Mars mission just as inspiring as any Olympic feats

As the medals continue to rain down on Team GB there is genuine hope that success at the Olympics will motivate a generation. After all, even Andy Murray has won something!

Perhaps the superhuman feats of Ennis, Farah and the like will prompt youngsters to take up new sports, keep fit and learn the value of real hard work and dedication to a cause.

But while the nation’s attention focuses on the London games, there is something else happening which I believe should prove equally inspirational.

Yesterday, as many of us were waking up, a NASA spacecraft completed its voyage across the great, vast blackness of space to land on Mars.

The aptly-named Curiosity rover, which is the size of a small car, touched down in the Gale Crater after a truly mind-boggling journey which ended with a complex, nail-biting descent on to the planet involving parachutes, a crane and some serious ingenuity.

The goal of the Mars Space Laboratory, which has 10 times more kit than any previous mission, is to try to determine whether or not the red planet has ever had the conditions to support life.

This is surely science at its most riveting.

Forget the test tubes, Bunsen burners and chemical symbols which bored us all to death in school laboratories.

If only my teachers at Holden Lane High had been able to teach science through space exploration then maybe, just maybe, yours truly wouldn’t have flunked his physics GCSE.

If you ask me, if we want to engage children in young people in chemistry, physics and biology, I think all we have to do is stick the telly on or use an internet search engine to show them what mankind is achieving with its brains as well as its muscles.

President Obama Tweeted about it but sadly, the BBC didn’t think this event worthy of a live broadcast as they were presumably too busy scouring the Oxford English Dictionary for new ways to eulogise about handball.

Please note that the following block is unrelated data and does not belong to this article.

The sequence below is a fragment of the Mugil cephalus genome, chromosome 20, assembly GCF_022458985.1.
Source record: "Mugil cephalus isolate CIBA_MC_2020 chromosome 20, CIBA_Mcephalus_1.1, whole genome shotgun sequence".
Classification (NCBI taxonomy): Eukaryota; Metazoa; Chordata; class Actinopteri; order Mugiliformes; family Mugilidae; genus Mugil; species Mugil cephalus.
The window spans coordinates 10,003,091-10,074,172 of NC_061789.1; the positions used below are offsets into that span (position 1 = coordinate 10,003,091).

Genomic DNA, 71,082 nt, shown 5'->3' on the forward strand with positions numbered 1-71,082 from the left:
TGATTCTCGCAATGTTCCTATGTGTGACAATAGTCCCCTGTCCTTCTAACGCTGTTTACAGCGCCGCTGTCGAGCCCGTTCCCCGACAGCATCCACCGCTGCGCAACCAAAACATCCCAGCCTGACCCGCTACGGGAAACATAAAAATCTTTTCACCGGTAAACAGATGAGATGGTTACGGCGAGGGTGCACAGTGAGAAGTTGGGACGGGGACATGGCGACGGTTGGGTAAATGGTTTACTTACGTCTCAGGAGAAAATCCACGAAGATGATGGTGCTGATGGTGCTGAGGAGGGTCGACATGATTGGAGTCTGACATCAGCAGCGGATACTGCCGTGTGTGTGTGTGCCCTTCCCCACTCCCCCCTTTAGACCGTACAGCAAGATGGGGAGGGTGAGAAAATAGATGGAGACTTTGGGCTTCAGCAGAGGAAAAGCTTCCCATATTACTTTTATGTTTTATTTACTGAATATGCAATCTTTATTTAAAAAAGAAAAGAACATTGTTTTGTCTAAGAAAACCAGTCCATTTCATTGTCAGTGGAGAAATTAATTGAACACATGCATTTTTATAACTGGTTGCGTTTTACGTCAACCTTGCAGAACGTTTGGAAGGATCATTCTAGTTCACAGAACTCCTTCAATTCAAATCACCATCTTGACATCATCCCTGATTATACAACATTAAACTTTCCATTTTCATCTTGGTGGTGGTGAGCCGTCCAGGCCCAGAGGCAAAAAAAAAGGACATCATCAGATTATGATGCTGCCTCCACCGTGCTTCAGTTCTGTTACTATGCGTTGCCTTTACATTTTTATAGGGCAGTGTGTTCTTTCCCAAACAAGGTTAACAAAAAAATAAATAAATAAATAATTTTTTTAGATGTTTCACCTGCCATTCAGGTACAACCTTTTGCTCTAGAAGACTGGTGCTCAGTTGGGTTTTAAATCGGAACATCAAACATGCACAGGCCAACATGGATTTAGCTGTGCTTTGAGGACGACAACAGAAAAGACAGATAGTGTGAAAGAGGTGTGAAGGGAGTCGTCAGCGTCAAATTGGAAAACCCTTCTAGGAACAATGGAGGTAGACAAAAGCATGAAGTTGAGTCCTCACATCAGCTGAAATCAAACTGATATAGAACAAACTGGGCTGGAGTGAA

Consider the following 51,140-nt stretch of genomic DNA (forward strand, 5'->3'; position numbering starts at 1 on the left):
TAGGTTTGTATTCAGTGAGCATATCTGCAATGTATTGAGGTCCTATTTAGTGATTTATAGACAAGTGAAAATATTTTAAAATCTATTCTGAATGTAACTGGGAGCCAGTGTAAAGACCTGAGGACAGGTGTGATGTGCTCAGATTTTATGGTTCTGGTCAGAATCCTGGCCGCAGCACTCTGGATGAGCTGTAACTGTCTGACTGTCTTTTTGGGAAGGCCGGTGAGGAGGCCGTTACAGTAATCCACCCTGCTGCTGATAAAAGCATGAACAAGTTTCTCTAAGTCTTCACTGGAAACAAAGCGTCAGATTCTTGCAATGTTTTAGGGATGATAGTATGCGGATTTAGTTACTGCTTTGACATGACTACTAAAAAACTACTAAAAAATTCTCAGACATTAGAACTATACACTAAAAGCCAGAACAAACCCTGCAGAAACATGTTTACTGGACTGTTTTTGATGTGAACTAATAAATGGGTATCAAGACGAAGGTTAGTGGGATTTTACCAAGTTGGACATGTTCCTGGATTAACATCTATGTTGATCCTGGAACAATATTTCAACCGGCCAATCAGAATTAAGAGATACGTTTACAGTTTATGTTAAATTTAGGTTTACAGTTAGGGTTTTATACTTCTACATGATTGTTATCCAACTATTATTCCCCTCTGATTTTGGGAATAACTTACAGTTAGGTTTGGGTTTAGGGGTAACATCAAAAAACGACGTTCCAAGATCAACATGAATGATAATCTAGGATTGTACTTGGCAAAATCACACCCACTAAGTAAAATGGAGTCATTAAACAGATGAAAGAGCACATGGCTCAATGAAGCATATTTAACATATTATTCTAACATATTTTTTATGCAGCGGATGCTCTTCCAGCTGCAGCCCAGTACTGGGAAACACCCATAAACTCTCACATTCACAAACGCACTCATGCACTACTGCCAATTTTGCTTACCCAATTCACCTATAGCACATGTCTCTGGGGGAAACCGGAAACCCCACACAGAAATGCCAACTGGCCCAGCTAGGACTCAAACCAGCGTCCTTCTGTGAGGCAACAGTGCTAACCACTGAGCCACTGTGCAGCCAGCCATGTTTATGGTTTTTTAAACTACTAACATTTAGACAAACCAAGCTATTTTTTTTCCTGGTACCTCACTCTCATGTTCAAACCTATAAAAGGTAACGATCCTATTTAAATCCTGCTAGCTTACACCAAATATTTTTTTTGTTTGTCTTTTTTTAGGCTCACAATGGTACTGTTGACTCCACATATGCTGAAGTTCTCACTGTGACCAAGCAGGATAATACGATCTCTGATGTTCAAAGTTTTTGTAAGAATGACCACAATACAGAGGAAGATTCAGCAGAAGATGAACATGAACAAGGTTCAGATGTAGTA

So it is up to us to relay to our children the excitement, relief and joy which exploded in NASA’s mission control room at the Kennedy Space Center in Florida in the wake of this astonishing technological accomplishment.

It is up to us to explain to them how scientists had to plot a trajectory so carefully that a deep space probe could hit a box just 1.8 miles by 7.4 miles at the top of Mars’s atmosphere in order for it to arrive at its destination 352 million miles away. (It has been compared to hitting a golf ball from Los Angeles to Scotland and scoring a hole-in-one).

We can tell children that the spacecraft travelled at 13,000km per hour and its final descent was at an estimated 21,000km/h.

It is up to us to explain that Curiosity is equipped with tools to brush and drill into rocks, scoop stuff up and sieve samples. We can say its got a laser too.

We can tell youngsters that the project, which cost $2.5 billion (about a seventh of the conservative estimate cost of London 2012) will see Curiosity carrying out experiments for 24 months – although its plutonium generators will provide power for at least 14 years.

We can explain that the landing of the Mars Space Laboratory was handled entirely by pre-programmed computer and all NASA’s team of boffins – which includes two British scientists – could do was wait, hope and pray.

Of course, advances in technology are such that youngsters now hold in their hands computers more intricate and powerful than those available to Neil Armstrong and Buzz Aldrin in July, 1969.

Surfing the worldwide web is second nature to today’s schoolchildren and sci-fi films continue to push the boundaries of our understanding and imagination.

Thus we have become blasé about space travel which is a real shame because the Mars missions are, to me, the equivalent of the first manned Moon Landing which happened a couple of years before I was born.
For me, the very fact that anyone can build a craft capable of travelling unmanned over such distances and then relaying information and images back to Earth is astonishing.

In this age of austerity, the fact that American scientists are pushing ahead with an, albeit trimmed back, space programme echoes the pioneering spirit of their forefathers.

Curiosity’s mission will hopefully lay the foundations for further visits to the red planet and, ultimately, a manned mission to Mars within the next 20 to 30 years.

I defy anyone not to be excited by the cutting edge of space exploration which could help to answer some key questions about the evolution of our own planet.

At the same time it may also inspire scientists of the future to go where no man (or woman) has gone before.

Read my Personally Speaking columns in The Sentinel every Tuesday

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